Horse slaughter ban still to be considered
Wednesday, May 19, 2004
By Joyce Morrison, Southern IL News Correspondent
Photo of a mare and foal waiting to die at a horse slaughter facility in Texas, as featured on
SPRINGFIELD -- The Illinois General Assembly may decide in the closing days of this year's legislative session whether they will continue to allow horses to be slaughtered and the meat exported to European nations for human consumption.

The anti-horse slaughter bill has been re-introduced as an amendment to HB 649, moving along the concepts of Chicago Democrat Rep. Robert Molaro's ban stalled in committee.

The main arguments are over how unwanted horses will be disposed and whether horses should be treated as livestock or companion pets.

It is illegal to eat horsemeat in the United States, although it is not illegal for packers to kill horses to be sold to an overseas market, primarily in Belgium, France and Japan.

There are three facilities in the United States that slaughter horses for human consumption, and foreign companies own all. Two facilities are in Texas and one in Illinois -- Belgium-owned Cavel International -- is reopening after being rebuilt after being destroyed by a suspicious fire two years ago.

The DeKalb County facility will have the capacity to kill 100 horses per day or 26,000 annually and will provide approximately 40 jobs for the area.

Despite the efforts of natural allies such as horse organizations and humane animal groups to ban horse slaughter, the Horse Council and Illinois Farm Bureau support the option for animal owners. The Farm Bureau says it is a practical way to dispose of unwanted animals.

"The overall impact to the equine industry if this bill is passed will, ironically, reduce the overall quality of life for thousands of horses in our state, the Midwest, and the nation," Bart Bittner, Assistant Director of State Legislation of the Illinois Farm Bureau reported.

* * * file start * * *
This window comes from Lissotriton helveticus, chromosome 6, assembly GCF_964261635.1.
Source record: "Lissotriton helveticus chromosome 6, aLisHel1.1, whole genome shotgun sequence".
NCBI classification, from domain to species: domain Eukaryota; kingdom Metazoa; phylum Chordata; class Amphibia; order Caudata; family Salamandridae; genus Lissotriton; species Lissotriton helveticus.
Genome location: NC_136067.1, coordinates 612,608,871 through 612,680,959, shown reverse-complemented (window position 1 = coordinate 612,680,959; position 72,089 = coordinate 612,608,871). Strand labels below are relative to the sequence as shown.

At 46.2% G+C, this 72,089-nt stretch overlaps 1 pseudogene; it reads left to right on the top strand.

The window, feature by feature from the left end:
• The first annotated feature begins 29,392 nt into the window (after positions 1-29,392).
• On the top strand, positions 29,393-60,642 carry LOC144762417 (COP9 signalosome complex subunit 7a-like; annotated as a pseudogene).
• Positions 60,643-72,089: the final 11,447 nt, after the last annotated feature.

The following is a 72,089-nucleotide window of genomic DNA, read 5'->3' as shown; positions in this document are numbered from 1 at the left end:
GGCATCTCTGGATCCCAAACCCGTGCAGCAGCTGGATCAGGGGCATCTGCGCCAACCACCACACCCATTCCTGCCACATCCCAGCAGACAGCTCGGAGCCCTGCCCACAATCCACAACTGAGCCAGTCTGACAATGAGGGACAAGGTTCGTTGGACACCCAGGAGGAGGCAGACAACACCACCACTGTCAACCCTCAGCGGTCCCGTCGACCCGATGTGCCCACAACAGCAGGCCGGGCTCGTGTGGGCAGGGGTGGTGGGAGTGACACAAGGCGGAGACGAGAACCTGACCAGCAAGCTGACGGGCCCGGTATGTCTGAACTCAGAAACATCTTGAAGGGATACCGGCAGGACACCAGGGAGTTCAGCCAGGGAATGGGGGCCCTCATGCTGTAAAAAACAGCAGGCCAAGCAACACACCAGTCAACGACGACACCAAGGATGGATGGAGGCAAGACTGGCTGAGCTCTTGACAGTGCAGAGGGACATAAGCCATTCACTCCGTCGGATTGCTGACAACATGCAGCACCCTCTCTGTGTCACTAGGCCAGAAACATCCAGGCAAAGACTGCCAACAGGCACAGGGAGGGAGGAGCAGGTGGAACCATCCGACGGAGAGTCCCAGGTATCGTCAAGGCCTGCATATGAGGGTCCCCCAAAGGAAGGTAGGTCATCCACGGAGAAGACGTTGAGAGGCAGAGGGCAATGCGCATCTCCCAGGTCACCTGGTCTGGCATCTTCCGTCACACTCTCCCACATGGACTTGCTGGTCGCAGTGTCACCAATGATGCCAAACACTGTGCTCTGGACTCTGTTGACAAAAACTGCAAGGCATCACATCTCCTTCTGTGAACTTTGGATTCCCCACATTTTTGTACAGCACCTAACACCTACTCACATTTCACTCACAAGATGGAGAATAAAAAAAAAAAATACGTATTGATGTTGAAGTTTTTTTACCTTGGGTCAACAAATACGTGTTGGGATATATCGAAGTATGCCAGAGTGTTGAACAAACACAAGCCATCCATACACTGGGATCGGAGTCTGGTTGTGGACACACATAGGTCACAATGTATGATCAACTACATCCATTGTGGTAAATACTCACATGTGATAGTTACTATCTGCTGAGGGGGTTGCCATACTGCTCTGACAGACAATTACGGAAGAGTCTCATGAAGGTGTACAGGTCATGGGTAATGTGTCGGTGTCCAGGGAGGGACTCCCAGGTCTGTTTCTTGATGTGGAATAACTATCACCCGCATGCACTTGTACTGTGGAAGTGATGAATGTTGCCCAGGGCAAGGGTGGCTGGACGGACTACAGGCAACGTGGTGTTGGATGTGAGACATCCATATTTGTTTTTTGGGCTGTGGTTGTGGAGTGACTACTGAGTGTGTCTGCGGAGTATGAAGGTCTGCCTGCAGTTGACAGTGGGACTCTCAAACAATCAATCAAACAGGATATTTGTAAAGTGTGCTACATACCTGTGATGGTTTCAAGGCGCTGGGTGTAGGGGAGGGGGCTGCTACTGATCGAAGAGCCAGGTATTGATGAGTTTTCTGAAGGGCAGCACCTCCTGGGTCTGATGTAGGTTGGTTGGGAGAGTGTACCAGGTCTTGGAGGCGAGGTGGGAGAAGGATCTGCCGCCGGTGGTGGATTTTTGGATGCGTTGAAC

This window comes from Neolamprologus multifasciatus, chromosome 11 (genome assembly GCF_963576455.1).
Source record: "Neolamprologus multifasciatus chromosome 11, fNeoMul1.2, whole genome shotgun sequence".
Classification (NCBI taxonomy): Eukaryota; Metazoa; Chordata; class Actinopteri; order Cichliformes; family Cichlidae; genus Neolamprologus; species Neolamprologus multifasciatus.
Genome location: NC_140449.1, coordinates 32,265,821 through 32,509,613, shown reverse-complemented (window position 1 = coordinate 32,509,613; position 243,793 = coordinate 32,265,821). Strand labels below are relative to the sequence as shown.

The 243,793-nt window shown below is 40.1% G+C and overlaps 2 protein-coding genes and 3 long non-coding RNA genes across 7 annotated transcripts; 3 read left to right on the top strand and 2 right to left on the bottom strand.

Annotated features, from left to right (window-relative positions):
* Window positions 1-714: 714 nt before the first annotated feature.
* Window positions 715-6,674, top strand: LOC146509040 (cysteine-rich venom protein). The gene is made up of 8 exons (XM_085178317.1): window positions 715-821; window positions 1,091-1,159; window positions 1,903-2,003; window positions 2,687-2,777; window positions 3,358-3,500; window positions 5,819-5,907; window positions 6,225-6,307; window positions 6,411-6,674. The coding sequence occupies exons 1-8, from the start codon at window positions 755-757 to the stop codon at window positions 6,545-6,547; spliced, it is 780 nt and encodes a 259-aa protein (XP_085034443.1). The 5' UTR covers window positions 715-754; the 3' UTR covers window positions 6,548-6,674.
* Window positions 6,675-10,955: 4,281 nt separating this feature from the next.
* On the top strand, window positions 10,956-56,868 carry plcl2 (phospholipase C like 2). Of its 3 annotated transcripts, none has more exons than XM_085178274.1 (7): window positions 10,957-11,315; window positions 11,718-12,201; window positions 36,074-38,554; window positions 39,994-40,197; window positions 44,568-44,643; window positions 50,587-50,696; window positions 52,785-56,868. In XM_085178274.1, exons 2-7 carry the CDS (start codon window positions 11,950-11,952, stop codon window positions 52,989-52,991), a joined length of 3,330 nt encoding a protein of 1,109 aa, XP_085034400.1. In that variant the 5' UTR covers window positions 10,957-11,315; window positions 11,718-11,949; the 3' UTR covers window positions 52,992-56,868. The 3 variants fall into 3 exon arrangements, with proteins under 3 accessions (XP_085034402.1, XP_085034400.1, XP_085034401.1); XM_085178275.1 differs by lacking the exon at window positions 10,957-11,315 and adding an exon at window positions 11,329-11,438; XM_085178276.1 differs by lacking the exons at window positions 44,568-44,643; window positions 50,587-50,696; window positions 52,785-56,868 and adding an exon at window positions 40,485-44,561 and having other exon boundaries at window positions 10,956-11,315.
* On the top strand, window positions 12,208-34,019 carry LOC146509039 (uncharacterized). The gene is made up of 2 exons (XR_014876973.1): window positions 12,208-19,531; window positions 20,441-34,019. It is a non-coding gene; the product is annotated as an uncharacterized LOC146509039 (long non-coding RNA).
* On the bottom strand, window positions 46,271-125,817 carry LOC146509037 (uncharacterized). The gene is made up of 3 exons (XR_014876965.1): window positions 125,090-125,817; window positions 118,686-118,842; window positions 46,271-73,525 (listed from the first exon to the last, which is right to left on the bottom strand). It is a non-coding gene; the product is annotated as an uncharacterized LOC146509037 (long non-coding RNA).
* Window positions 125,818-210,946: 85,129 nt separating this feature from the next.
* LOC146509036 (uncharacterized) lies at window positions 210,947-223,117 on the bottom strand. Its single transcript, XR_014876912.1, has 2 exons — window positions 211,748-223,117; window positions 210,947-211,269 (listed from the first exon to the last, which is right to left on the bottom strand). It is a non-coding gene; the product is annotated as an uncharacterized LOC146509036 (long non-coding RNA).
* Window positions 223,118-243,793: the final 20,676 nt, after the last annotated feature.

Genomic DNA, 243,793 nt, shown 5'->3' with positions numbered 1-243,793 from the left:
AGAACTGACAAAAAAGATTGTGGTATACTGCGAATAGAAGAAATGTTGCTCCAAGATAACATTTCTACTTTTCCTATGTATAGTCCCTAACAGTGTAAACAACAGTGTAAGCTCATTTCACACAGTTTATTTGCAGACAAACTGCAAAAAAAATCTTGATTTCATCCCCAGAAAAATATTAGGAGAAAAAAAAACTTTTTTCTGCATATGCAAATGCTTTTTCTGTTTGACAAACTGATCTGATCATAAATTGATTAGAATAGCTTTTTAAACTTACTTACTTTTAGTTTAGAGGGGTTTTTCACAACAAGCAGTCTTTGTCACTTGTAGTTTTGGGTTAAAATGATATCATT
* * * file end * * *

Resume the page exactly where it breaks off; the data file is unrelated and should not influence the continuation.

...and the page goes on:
Bittner wrote in a report published by the farm bureau that the practice of harvesting horsemeat is a humane, regulated, and sanitary method of disposing of horses. He suggested the alternative is trucking animals thousands of miles to Texas, Canada or Mexico or expensive euthanization of an animal and removal of the carcass.

Some cattle owners are unhappy with the current European Union tariff structure on American beef, which is at 20 percent, as compared to its 5.1 percent tariff on American horsemeat.

"The European Union tariff structure favors the Belgian and French slaughterers who come to America and harvest our fat young healthy horses," Mary Nash of Kaufman, Texas said in a letter to State Rep. Molaro. Kaufman, Texas is where the French owned Dallas Crown live slaughter plant is located.

Opponents to slaughter argue that selling horsemeat abroad hinders American agriculture since it competes with the beef industry.

The Illinois Farm Bureau says the ban sets a dangerous precedence as it targets one specific business that has operated in Illinois for seventeen years. Equine-related animal welfare dockets have doubled at the Illinois Department of Agriculture since the plant closed as a result of a fire according to the Farm Bureau report.

Dr. Lydia Gray, the executive director of Hooved Animal Humane Society since 2001, is an equine veterinarian and educator. Raised on a Greene County farm, Dr. Gray is a state-approved investigator. She disputes the Farm Bureau's claims.

The Department of Agriculture records show horse complaints from 2000 to 2002 had risen approximately 100 each year. In 2002, there were 413 complaints which was the year Cavel International's facility burned. However, in 2003, there were 409 reports that showed a decrease.

Dr. Gray said Hooved Animal Human Society (HAHS) has seventeen investigators whose workload dropped by almost 100 complaints annually after the Cavel facility closed down.

HAHS reports that they receive complaint calls, and when following up in an investigation, they find the owner does not want to invest in veterinarian and feed bills while waiting for the slaughter facility to reopen. Gray helps to rescue and relocate those animals.

"People get a horse and do not realize there is an expense in feeding and care attached,” Gray said. "I have a beautiful palomino recovering on pasture now at my place rescued because the owner neglected it while he was waiting for the slaughter house to open."

"There are numerous rescue organizations in Illinois who will take an unwanted horse and will care for it until it is adopted," Gray said.